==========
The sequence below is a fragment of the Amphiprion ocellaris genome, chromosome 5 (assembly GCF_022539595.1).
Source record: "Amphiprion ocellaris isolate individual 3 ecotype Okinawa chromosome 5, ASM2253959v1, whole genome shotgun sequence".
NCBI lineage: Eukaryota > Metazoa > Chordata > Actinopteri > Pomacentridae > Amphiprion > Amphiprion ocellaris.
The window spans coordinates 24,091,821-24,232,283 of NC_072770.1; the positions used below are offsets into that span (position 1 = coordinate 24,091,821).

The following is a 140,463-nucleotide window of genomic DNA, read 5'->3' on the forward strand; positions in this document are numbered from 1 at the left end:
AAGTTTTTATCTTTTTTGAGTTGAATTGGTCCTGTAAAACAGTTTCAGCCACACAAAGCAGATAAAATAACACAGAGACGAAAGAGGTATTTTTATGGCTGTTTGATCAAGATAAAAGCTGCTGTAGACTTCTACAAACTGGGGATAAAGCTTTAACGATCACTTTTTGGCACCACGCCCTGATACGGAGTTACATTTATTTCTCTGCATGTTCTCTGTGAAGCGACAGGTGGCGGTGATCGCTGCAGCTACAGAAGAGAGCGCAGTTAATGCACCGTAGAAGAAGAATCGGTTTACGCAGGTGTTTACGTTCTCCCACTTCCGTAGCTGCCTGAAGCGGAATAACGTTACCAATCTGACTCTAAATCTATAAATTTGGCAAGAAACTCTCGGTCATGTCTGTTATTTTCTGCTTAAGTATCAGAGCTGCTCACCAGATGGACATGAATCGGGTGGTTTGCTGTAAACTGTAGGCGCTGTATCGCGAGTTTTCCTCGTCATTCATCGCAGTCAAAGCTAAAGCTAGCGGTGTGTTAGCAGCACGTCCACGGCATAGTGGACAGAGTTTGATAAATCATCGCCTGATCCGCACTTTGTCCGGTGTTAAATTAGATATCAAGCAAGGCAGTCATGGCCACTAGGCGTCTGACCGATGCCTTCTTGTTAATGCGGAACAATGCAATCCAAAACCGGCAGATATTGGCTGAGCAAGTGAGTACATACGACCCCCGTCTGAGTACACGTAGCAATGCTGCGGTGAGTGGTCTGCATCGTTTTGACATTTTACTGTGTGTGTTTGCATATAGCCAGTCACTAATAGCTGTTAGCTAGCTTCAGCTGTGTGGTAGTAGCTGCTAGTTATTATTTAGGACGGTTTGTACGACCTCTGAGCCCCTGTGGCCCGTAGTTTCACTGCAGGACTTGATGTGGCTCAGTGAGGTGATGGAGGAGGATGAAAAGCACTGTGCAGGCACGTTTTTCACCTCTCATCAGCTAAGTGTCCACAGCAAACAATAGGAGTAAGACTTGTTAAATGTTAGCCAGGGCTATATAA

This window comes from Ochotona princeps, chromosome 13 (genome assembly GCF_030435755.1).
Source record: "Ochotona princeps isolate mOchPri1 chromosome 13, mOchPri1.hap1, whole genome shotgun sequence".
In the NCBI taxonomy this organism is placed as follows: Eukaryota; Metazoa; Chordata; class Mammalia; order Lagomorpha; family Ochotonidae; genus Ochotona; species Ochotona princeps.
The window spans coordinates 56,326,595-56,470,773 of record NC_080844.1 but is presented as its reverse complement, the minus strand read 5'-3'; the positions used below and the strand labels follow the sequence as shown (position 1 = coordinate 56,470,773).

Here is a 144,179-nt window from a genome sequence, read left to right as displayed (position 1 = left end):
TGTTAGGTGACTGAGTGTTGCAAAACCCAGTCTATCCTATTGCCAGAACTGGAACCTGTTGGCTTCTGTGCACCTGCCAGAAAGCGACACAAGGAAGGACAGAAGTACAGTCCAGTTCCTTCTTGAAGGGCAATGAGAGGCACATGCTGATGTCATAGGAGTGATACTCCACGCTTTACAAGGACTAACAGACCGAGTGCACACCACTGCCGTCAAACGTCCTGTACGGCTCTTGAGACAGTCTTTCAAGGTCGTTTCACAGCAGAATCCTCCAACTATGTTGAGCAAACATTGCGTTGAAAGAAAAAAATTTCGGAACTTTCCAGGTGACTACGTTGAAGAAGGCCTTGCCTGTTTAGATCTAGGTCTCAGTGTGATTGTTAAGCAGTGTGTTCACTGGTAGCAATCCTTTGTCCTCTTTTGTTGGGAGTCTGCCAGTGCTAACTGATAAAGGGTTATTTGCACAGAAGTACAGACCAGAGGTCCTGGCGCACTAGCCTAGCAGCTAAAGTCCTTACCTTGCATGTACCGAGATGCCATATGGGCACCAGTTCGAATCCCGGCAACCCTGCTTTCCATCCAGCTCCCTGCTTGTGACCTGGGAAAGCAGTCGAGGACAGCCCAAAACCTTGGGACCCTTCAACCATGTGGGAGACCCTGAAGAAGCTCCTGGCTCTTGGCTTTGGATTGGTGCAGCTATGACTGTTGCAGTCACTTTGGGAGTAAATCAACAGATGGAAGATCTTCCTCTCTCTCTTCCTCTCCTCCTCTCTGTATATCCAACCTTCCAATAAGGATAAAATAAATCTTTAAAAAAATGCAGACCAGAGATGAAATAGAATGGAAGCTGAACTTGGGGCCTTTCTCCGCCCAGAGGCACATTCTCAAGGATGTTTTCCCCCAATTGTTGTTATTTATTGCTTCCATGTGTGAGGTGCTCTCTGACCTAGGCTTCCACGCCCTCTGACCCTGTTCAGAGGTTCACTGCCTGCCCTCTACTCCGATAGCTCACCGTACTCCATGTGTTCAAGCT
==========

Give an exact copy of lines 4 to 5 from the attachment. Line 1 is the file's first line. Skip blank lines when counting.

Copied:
The window spans coordinates 24,091,821-24,232,283 of NC_072770.1; the positions used below are offsets into that span (position 1 = coordinate 24,091,821).

The following is a 140,463-nucleotide window of genomic DNA, read 5'->3' on the forward strand; positions in this document are numbered from 1 at the left end: